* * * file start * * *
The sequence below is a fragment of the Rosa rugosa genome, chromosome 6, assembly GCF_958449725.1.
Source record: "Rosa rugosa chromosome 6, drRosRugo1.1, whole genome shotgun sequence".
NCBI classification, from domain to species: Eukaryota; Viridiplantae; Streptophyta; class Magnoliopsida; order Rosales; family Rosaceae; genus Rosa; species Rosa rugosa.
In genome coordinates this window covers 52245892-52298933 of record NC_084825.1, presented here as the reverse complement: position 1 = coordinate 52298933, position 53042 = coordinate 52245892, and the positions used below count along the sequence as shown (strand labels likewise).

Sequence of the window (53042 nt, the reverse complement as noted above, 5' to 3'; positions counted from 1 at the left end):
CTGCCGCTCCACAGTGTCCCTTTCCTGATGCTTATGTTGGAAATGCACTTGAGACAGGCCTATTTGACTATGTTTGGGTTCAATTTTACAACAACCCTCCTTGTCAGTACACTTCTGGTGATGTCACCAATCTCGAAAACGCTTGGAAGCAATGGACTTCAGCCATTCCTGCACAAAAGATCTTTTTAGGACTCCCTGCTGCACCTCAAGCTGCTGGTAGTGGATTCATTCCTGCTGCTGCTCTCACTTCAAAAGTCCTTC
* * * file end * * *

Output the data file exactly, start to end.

The sequence below is a fragment of the Rosa rugosa genome, chromosome 6, assembly GCF_958449725.1.
Source record: "Rosa rugosa chromosome 6, drRosRugo1.1, whole genome shotgun sequence".
NCBI classification, from domain to species: Eukaryota; Viridiplantae; Streptophyta; class Magnoliopsida; order Rosales; family Rosaceae; genus Rosa; species Rosa rugosa.
In genome coordinates this window covers 52245892-52298933 of record NC_084825.1, presented here as the reverse complement: position 1 = coordinate 52298933, position 53042 = coordinate 52245892, and the positions used below count along the sequence as shown (strand labels likewise).

Sequence of the window (53042 nt, the reverse complement as noted above, 5' to 3'; positions counted from 1 at the left end):
CTGCCGCTCCACAGTGTCCCTTTCCTGATGCTTATGTTGGAAATGCACTTGAGACAGGCCTATTTGACTATGTTTGGGTTCAATTTTACAACAACCCTCCTTGTCAGTACACTTCTGGTGATGTCACCAATCTCGAAAACGCTTGGAAGCAATGGACTTCAGCCATTCCTGCACAAAAGATCTTTTTAGGACTCCCTGCTGCACCTCAAGCTGCTGGTAGTGGATTCATTCCTGCTGCTGCTCTCACTTCAAAAGTCCTTC